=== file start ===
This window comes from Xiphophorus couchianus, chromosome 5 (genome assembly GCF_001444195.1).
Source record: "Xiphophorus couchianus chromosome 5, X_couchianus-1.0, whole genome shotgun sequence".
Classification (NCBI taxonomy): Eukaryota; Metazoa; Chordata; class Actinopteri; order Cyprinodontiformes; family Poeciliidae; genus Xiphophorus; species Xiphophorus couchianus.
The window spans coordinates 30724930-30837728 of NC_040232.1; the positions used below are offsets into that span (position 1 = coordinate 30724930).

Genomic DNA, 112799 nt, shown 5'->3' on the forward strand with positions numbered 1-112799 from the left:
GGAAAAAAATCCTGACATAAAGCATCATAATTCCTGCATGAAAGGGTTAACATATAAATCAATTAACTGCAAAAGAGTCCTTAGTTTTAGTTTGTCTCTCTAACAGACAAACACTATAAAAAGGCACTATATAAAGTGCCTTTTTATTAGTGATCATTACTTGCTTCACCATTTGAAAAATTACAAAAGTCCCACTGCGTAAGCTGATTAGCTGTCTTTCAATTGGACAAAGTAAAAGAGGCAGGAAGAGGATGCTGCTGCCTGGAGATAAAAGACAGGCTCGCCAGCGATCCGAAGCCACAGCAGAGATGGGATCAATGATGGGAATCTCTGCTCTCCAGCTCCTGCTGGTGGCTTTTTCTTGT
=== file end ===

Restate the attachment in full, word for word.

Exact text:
This window comes from Xiphophorus couchianus, chromosome 5 (genome assembly GCF_001444195.1).
Source record: "Xiphophorus couchianus chromosome 5, X_couchianus-1.0, whole genome shotgun sequence".
Classification (NCBI taxonomy): Eukaryota; Metazoa; Chordata; class Actinopteri; order Cyprinodontiformes; family Poeciliidae; genus Xiphophorus; species Xiphophorus couchianus.
The window spans coordinates 30724930-30837728 of NC_040232.1; the positions used below are offsets into that span (position 1 = coordinate 30724930).

Genomic DNA, 112799 nt, shown 5'->3' on the forward strand with positions numbered 1-112799 from the left:
GGAAAAAAATCCTGACATAAAGCATCATAATTCCTGCATGAAAGGGTTAACATATAAATCAATTAACTGCAAAAGAGTCCTTAGTTTTAGTTTGTCTCTCTAACAGACAAACACTATAAAAAGGCACTATATAAAGTGCCTTTTTATTAGTGATCATTACTTGCTTCACCATTTGAAAAATTACAAAAGTCCCACTGCGTAAGCTGATTAGCTGTCTTTCAATTGGACAAAGTAAAAGAGGCAGGAAGAGGATGCTGCTGCCTGGAGATAAAAGACAGGCTCGCCAGCGATCCGAAGCCACAGCAGAGATGGGATCAATGATGGGAATCTCTGCTCTCCAGCTCCTGCTGGTGGCTTTTTCTTGT